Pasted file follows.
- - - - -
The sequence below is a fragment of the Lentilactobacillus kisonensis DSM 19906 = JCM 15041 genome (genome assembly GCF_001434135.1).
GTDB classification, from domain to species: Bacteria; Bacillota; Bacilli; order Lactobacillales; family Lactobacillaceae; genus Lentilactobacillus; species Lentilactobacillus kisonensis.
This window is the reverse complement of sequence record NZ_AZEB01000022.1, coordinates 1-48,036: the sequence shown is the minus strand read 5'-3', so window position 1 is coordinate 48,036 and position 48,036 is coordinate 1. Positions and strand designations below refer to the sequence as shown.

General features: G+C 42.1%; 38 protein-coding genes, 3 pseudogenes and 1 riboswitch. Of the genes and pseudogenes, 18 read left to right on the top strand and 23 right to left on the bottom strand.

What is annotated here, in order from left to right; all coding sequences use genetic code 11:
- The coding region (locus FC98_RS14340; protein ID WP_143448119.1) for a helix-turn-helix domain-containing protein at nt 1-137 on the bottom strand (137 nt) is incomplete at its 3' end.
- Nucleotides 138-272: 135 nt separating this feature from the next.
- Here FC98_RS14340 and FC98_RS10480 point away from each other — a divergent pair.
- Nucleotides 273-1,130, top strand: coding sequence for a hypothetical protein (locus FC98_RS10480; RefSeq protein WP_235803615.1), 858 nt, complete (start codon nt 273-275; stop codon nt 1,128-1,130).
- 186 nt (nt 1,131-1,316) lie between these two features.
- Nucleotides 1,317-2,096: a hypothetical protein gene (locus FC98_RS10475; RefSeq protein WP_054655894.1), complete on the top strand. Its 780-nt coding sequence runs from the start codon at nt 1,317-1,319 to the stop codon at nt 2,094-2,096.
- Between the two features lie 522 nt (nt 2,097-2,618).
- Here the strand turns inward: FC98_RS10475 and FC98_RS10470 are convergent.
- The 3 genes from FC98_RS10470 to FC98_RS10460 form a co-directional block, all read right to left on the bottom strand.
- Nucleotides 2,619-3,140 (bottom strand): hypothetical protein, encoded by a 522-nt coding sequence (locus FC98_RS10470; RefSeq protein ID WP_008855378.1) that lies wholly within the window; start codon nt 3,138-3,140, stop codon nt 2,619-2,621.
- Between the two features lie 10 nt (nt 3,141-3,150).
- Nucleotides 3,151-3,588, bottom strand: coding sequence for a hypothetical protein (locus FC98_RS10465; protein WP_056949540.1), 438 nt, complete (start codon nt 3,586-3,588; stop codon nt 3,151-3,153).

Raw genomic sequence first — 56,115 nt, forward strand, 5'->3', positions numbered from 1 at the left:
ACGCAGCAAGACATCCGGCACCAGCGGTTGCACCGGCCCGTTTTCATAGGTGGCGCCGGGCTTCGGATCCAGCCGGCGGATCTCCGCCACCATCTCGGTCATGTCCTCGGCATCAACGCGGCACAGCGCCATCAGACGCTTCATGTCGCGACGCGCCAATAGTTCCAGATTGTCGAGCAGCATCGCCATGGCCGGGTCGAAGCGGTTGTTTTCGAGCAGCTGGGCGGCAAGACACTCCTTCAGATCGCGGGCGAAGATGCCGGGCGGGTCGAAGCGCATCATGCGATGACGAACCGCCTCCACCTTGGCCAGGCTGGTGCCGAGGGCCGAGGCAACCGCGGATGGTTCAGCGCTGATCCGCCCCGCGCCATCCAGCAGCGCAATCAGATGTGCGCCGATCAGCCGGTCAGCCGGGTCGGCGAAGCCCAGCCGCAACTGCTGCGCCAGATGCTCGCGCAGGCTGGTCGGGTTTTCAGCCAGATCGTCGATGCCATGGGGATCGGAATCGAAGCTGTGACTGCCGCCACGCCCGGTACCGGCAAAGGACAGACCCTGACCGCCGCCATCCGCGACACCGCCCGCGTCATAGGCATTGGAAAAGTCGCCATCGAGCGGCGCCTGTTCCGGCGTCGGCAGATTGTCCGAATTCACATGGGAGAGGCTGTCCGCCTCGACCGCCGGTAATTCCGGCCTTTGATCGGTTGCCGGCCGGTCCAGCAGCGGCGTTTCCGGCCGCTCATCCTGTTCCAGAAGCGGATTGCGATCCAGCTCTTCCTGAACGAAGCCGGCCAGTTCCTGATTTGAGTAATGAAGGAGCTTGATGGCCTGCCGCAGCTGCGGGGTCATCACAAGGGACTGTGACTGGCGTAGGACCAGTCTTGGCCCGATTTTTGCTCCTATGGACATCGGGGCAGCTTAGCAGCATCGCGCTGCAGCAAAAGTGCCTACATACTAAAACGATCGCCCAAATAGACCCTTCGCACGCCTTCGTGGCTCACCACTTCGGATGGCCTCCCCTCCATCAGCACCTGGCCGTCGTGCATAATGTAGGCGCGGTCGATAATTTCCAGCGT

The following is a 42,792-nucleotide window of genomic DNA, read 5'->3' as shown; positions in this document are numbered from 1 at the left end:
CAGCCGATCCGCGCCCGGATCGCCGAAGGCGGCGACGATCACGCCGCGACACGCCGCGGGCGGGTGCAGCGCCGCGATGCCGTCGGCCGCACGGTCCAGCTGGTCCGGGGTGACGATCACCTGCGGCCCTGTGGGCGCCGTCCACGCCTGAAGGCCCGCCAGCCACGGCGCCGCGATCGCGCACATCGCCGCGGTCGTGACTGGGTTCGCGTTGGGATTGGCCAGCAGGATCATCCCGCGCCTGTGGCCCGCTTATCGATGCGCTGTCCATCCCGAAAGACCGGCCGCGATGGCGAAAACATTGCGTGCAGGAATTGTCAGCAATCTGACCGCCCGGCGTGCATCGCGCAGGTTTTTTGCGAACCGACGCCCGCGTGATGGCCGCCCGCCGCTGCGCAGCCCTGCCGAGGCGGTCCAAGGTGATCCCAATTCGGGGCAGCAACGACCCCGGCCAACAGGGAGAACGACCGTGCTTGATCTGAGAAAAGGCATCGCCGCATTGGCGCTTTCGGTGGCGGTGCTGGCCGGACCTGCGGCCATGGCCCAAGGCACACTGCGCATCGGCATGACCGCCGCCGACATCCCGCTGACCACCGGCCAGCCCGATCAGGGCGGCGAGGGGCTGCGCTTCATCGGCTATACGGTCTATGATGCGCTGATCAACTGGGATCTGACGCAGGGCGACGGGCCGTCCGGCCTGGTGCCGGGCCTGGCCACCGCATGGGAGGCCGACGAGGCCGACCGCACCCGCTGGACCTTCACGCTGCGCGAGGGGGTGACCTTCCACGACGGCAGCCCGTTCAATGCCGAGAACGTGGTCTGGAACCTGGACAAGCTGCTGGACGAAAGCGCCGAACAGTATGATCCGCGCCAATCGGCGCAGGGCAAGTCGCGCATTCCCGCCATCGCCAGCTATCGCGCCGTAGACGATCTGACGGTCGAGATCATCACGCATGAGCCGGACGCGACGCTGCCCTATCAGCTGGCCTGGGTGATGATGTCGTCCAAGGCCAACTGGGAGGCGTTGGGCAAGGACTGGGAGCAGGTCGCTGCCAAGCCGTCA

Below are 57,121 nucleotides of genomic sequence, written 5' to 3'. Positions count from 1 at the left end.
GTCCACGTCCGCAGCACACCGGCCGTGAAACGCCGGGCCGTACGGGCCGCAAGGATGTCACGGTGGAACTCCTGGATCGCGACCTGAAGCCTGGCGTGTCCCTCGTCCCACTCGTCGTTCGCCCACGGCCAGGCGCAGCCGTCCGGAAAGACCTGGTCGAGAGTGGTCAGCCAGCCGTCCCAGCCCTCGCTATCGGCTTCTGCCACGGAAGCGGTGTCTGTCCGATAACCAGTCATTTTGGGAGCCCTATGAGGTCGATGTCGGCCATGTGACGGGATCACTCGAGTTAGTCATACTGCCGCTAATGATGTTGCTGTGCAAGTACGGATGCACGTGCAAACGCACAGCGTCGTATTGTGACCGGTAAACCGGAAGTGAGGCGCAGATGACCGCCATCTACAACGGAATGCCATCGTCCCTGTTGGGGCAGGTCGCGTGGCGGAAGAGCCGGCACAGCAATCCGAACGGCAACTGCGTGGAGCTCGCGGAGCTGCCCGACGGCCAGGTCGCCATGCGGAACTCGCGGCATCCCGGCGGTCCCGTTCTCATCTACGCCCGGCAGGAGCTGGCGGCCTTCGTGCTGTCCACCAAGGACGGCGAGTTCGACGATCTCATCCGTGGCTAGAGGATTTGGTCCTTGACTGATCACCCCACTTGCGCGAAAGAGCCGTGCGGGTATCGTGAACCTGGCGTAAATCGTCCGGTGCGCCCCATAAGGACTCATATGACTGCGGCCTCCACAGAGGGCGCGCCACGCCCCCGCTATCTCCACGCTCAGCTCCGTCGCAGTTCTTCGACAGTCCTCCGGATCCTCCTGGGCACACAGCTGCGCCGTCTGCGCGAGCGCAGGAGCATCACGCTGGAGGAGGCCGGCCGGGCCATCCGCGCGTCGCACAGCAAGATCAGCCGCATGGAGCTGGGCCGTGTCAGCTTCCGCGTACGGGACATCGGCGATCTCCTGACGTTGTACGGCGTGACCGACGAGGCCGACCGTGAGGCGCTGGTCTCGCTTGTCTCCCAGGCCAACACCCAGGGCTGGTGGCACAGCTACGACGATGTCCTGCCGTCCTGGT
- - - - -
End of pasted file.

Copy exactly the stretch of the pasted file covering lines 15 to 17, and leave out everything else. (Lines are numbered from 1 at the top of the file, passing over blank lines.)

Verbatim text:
- Nucleotides 2,619-3,140 (bottom strand): hypothetical protein, encoded by a 522-nt coding sequence (locus FC98_RS10470; RefSeq protein ID WP_008855378.1) that lies wholly within the window; start codon nt 3,138-3,140, stop codon nt 2,619-2,621.
- Between the two features lie 10 nt (nt 3,141-3,150).
- Nucleotides 3,151-3,588, bottom strand: coding sequence for a hypothetical protein (locus FC98_RS10465; protein WP_056949540.1), 438 nt, complete (start codon nt 3,586-3,588; stop codon nt 3,151-3,153).